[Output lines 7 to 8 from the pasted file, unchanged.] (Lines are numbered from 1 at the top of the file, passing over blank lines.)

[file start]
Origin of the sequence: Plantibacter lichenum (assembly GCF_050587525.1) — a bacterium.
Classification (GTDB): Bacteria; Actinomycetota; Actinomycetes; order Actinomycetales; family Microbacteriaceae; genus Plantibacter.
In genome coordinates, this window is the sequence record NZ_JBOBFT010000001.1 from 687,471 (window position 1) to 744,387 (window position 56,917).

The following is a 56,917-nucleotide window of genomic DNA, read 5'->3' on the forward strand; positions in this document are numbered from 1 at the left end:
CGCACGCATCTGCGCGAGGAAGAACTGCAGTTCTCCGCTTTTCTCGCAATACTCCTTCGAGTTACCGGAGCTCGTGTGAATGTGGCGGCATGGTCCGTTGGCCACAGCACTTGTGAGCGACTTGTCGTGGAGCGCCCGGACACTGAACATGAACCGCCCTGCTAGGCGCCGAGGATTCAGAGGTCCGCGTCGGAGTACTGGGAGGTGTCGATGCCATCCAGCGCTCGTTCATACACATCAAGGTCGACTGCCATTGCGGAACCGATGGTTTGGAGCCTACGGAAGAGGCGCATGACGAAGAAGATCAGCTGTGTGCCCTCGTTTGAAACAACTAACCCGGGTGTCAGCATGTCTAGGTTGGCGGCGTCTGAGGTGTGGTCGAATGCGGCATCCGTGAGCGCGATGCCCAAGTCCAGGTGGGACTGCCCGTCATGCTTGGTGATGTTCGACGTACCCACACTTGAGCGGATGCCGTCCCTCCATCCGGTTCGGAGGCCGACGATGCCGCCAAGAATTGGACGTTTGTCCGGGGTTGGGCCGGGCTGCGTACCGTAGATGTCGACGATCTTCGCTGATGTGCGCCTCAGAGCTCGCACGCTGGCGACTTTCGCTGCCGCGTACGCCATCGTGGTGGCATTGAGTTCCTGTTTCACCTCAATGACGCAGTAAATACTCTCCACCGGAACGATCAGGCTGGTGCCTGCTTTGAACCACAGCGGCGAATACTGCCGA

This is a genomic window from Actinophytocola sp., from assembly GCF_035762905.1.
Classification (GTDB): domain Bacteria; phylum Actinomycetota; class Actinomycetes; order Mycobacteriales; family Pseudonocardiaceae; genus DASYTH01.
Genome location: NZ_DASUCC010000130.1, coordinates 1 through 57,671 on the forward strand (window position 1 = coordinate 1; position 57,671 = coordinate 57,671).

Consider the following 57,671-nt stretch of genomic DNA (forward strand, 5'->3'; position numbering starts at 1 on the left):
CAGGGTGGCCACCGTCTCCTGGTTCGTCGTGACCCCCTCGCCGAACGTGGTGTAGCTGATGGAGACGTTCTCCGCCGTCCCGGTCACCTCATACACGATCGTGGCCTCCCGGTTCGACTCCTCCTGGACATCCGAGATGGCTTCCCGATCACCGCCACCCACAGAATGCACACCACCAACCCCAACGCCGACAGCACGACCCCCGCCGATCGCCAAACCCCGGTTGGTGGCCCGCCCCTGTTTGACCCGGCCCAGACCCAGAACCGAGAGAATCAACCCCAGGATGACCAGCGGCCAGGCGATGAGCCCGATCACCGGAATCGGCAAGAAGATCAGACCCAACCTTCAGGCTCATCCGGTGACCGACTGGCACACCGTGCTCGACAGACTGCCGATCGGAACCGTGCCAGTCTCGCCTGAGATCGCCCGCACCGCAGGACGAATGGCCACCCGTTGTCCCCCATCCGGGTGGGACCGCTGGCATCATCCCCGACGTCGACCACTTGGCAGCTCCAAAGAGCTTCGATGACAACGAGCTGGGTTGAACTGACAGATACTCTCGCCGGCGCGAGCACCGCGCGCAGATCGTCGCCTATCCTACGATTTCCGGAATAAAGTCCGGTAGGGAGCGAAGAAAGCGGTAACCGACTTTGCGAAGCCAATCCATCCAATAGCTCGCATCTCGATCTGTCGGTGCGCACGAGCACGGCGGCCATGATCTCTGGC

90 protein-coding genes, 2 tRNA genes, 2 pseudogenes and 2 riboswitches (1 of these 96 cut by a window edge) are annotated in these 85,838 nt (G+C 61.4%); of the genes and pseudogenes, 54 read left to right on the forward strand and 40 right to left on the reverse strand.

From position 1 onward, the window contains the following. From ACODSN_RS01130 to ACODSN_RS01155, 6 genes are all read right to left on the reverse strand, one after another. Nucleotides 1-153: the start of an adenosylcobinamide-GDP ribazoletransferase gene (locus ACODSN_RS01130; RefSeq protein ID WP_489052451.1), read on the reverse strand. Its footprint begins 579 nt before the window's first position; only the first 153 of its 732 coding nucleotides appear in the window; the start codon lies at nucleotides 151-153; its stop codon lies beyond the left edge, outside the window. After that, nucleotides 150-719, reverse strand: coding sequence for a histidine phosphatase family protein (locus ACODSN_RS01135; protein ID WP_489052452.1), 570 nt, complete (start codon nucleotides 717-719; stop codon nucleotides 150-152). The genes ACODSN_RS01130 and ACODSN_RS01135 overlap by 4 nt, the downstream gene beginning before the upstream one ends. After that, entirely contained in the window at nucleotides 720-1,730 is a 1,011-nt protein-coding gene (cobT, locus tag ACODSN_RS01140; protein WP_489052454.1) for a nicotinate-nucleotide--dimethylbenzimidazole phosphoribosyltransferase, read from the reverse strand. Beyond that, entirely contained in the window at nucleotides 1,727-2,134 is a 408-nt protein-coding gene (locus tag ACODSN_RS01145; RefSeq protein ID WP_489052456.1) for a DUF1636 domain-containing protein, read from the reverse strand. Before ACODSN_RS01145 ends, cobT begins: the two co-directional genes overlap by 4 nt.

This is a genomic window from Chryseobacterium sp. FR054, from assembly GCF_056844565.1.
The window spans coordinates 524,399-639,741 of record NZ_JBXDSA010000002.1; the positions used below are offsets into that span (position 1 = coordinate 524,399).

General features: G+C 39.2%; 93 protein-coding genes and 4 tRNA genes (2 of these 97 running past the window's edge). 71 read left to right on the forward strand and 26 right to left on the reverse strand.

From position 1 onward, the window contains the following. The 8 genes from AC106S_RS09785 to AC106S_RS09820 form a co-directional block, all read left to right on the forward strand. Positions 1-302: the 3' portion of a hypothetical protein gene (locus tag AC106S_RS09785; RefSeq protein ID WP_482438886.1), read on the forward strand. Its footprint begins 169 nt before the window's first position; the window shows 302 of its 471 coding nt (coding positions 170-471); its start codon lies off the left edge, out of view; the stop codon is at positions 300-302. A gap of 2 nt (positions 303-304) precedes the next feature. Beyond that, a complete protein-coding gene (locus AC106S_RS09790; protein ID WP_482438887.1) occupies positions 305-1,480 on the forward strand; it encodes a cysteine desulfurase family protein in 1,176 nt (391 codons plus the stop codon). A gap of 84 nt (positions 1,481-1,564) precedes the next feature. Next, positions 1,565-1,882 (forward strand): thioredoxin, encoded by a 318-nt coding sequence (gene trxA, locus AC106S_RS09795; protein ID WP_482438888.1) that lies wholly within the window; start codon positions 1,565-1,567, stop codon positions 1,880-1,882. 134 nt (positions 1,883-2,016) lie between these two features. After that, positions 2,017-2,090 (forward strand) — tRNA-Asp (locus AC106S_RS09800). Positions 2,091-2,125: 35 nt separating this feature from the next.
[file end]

Classification (GTDB): domain Bacteria; phylum Actinomycetota; class Actinomycetes; order Mycobacteriales; family Pseudonocardiaceae; genus DASYTH01.
Genome location: NZ_DASUCC010000130.1, coordinates 1 through 57,671 on the forward strand (window position 1 = coordinate 1; position 57,671 = coordinate 57,671).